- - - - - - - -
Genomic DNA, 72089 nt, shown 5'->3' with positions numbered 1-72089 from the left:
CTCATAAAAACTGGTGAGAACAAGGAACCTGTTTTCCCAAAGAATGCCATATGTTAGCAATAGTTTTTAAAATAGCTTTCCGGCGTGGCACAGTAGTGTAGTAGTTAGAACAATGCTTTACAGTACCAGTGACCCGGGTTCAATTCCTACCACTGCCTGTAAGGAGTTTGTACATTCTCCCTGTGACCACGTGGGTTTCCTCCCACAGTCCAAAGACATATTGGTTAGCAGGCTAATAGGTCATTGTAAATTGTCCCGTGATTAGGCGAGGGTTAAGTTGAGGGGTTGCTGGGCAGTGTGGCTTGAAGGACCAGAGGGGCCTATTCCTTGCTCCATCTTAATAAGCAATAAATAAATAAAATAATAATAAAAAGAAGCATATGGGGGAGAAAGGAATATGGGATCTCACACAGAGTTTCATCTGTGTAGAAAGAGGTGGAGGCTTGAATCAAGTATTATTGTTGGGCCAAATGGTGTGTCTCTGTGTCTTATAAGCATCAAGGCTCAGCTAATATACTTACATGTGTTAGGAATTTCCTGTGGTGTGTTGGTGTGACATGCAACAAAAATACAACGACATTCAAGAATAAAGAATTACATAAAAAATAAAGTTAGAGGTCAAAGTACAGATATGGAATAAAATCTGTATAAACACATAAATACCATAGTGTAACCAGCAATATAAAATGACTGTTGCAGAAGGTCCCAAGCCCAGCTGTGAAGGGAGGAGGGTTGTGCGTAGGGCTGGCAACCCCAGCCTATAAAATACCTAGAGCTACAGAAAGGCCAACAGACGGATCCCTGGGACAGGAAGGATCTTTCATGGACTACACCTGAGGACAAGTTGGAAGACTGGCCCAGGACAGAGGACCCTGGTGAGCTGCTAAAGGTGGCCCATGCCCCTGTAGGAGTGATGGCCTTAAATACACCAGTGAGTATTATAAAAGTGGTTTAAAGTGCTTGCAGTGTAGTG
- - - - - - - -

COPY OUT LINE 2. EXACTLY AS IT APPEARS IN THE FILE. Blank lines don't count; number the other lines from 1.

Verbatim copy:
CTCATAAAAACTGGTGAGAACAAGGAACCTGTTTTCCCAAAGAATGCCATATGTTAGCAATAGTTTTTAAAATAGCTTTCCGGCGTGGCACAGTAGTGTAGTAGTTAGAACAATGCTTTACAGTACCAGTGACCCGGGTTCAATTCCTACCACTGCCTGTAAGGAGTTTGTACATTCTCCCTGTGACCACGTGGGTTTCCTCCCACAGTCCAAAGACATATTGGTTAGCAGGCTAATAGGTCATTGTAAATTGTCCCGTGATTAGGCGAGGGTTAAGTTGAGGGGTTGCTGGGCAGTGTGGCTTGAAGGACCAGAGGGGCCTATTCCTTGCTCCATCTTAATAAGCAATAAATAAATAAAATAATAATAAAAAGAAGCATATGGGGGAGAAAGGAATATGGGATCTCACACAGAGTTTCATCTGTGTAGAAAGAGGTGGAGGCTTGAATCAAGTATTATTGTTGGGCCAAATGGTGTGTCTCTGTGTCTTATAAGCATCAAGGCTCAGCTAATATACTTACATGTGTTAGGAATTTCCTGTGGTGTGTTGGTGTGACATGCAACAAAAATACAACGACATTCAAGAATAAAGAATTACATAAAAAATAAAGTTAGAGGTCAAAGTACAGATATGGAATAAAATCTGTATAAACACATAAATACCATAGTGTAACCAGCAATATAAAATGACTGTTGCAGAAGGTCCCAAGCCCAGCTGTGAAGGGAGGAGGGTTGTGCGTAGGGCTGGCAACCCCAGCCTATAAAATACCTAGAGCTACAGAAAGGCCAACAGACGGATCCCTGGGACAGGAAGGATCTTTCATGGACTACACCTGAGGACAAGTTGGAAGACTGGCCCAGGACAGAGGACCCTGGTGAGCTGCTAAAGGTGGCCCATGCCCCTGTAGGAGTGATGGCCTTAAATACACCAGTGAGTATTATAAAAGTGGTTTAAAGTGCTTGCAGTGTAGTG